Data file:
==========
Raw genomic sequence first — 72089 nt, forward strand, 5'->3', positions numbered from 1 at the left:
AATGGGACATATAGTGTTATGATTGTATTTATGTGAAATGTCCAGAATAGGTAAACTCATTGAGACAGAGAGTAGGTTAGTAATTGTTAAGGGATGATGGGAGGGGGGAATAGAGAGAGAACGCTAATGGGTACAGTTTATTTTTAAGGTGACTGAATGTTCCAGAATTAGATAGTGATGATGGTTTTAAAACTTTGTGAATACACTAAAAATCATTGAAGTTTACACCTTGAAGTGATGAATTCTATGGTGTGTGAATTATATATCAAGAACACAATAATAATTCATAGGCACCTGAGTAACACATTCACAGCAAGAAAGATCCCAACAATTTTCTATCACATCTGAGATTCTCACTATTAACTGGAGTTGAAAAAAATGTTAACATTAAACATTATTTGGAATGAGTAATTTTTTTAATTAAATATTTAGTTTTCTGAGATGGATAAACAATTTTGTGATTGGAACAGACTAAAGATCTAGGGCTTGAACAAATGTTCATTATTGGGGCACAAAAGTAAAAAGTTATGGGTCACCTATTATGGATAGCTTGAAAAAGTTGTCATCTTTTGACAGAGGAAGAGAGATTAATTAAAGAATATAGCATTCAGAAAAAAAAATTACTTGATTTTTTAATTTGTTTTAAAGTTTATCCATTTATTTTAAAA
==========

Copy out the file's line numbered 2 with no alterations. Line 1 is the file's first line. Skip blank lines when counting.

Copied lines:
AATGGGACATATAGTGTTATGATTGTATTTATGTGAAATGTCCAGAATAGGTAAACTCATTGAGACAGAGAGTAGGTTAGTAATTGTTAAGGGATGATGGGAGGGGGGAATAGAGAGAGAACGCTAATGGGTACAGTTTATTTTTAAGGTGACTGAATGTTCCAGAATTAGATAGTGATGATGGTTTTAAAACTTTGTGAATACACTAAAAATCATTGAAGTTTACACCTTGAAGTGATGAATTCTATGGTGTGTGAATTATATATCAAGAACACAATAATAATTCATAGGCACCTGAGTAACACATTCACAGCAAGAAAGATCCCAACAATTTTCTATCACATCTGAGATTCTCACTATTAACTGGAGTTGAAAAAAATGTTAACATTAAACATTATTTGGAATGAGTAATTTTTTTAATTAAATATTTAGTTTTCTGAGATGGATAAACAATTTTGTGATTGGAACAGACTAAAGATCTAGGGCTTGAACAAATGTTCATTATTGGGGCACAAAAGTAAAAAGTTATGGGTCACCTATTATGGATAGCTTGAAAAAGTTGTCATCTTTTGACAGAGGAAGAGAGATTAATTAAAGAATATAGCATTCAGAAAAAAAAATTACTTGATTTTTTAATTTGTTTTAAAGTTTATCCATTTATTTTAAAA